If a collection account has appeared on your credit report from a company called Performant Recovery, you may owe a debt related to health care, Medicare, student loan debt, or even taxes.
The nature of these debts can make this collection agency more difficult to work with.
The debts are often of a statutory nature, giving the agency greater authority in working with debtors.
In fact, complaints filed against Performant Recovery indicate a pattern of harassing phone calls.
One complainant reported between 10 and 20 phone calls per day.
More than anything else, repeated phone calls from a collection agency are unnerving.
And that may force you into doing or saying something that might make your situation worse.
About Performant Recovery
Performant Recovery is based in Livermore, California, and first opened for business in 1976.
According to the company’s website, they work primarily with student loans and health-care debts.
However, complaints filed with the Better Business Bureau indicate the firm also collects tax-related debt.
On the student loan front, the company works with no fewer than 14 student loan guarantors.
That means they may be collecting for a variety of student loan types.
On the health-care side, their work centers on home health and hospice claims, but also recovery of claim payments made by Medicare.
Performant Collections has a Better Business Bureau rating of A+, which is their highest rating on a scale of A+ to F.
A total of 63 complaints were filed against the company with the BBB in the past three years.
A quick scan shows all have been answered by the company, but only a handful have been resolved in the consumer’s favor.
Complaints include multiple daily phone calls from the agency, credit reports not corrected to reflect updated information, and failing to follow through on prior agreements.
Most of the complaints involve student loan debts and tax debts.
If you are overwhelmed by dealing with negative entries on your credit report,
we suggest you ask a professional credit repair company for help.
Before You Deal with Performant Recovery
There are some rules for dealing with all collection agencies you need to be familiar with before we get into the specific strategies for dealing with Performant Recovery.
1. Don’t deal with collection agencies by phone
Some collection agencies unleash an intense phone campaign in an attempt to get you to pay your debt.
The expectation is if they bug you enough, your resistance will wear down and you’ll finally pay up.
But there’s more going on with an aggressive phone campaign than just trying to wear you down.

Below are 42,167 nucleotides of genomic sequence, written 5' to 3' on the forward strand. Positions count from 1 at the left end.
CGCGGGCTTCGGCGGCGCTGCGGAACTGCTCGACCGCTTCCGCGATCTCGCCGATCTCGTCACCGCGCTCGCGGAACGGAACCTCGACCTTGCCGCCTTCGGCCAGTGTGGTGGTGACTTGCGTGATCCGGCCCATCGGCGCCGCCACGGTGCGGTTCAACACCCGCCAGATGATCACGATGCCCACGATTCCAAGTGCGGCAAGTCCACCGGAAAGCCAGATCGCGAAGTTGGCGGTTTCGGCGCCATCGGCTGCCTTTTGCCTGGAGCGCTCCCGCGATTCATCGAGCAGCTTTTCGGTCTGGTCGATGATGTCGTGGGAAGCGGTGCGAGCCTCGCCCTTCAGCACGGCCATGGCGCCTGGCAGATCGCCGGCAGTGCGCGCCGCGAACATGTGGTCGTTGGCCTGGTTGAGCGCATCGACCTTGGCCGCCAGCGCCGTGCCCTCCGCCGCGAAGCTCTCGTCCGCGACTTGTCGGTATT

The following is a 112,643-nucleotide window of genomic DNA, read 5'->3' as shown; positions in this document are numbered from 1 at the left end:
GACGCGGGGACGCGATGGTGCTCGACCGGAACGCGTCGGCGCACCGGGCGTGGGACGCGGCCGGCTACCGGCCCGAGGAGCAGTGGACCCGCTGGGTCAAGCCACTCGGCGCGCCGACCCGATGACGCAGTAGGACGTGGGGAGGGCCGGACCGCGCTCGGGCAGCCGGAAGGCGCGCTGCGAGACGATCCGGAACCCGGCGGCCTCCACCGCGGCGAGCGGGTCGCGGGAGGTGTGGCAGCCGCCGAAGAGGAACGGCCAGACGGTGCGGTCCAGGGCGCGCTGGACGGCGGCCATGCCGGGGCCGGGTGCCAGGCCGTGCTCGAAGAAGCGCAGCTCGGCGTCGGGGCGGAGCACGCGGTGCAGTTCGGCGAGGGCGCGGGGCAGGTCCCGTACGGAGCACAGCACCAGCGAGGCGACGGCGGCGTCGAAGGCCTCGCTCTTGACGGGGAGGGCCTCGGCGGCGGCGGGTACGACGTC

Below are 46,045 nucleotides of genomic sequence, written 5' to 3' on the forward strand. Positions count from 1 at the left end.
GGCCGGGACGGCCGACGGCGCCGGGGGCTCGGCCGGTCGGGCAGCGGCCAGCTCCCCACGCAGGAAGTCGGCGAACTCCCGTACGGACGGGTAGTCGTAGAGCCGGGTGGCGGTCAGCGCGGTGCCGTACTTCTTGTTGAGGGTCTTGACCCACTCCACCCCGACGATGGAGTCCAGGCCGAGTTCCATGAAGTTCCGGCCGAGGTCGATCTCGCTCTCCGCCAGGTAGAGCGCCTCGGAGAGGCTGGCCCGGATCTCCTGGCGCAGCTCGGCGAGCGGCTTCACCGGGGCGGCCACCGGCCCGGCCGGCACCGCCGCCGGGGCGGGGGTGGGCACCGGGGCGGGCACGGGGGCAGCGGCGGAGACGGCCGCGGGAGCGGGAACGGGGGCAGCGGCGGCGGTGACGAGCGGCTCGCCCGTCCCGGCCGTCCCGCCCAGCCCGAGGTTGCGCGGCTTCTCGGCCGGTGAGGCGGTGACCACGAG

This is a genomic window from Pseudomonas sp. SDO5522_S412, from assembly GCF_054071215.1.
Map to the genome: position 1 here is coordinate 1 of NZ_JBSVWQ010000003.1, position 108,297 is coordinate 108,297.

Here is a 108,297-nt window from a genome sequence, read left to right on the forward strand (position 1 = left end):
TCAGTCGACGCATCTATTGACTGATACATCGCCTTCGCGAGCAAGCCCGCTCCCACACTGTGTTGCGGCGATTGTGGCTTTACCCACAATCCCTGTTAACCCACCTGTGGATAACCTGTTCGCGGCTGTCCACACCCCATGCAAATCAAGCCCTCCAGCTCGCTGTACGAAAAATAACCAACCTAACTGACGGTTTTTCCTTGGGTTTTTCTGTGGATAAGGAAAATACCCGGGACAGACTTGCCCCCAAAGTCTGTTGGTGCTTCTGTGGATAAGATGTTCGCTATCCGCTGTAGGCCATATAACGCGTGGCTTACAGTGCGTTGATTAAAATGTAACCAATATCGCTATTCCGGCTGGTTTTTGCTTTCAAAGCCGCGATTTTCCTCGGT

Collection agents are aware that debtors can easily panic under the pressure of repeated phone calls.
That’ll make it easier to get additional information from the debtor, as well as to entice the debtor into promising to send payment.
Collection agencies intensify the phone pressure by alerting you at the beginning of the call that they’ll be recording the entire conversation.
There’s little doubt consumers behave differently when they know they’re being recorded.
Nervousness can make a debtor give up incriminating information, and make promises to pay in an effort to satisfy the collection agent.
Unfortunately, a recorded phone call can be used as evidence against you in a lawsuit.
This—along with the annoyance factor—is why phone conversations with collection agencies must be avoided.
2. All contact with a collection agency should be in writing
Fortunately, you have the legal right under federal law to insist all communication with a collection agency be handled in writing.
This is a demand you should make as early in the process as possible. That will put an end to both the repeated phone calls and the intimidation tactics that come with them.
But restricting collection agency communications to written correspondence only does a lot more than eliminate pestering.
It also puts an end to threats and any language a collection agent may use that could violate federal law.
Put another way, written correspondence forces collection agencies to behave.
It will also give you much greater control over the negotiation process. Based on letters received from the collection agency, you’ll know exactly what the agency is proposing.
That will make it easier for you to deal with their requests in a careful and responsible way.
Be sure to keep all correspondence with a collection agency brief. Provide as little information as possible, while requesting as much as you can get.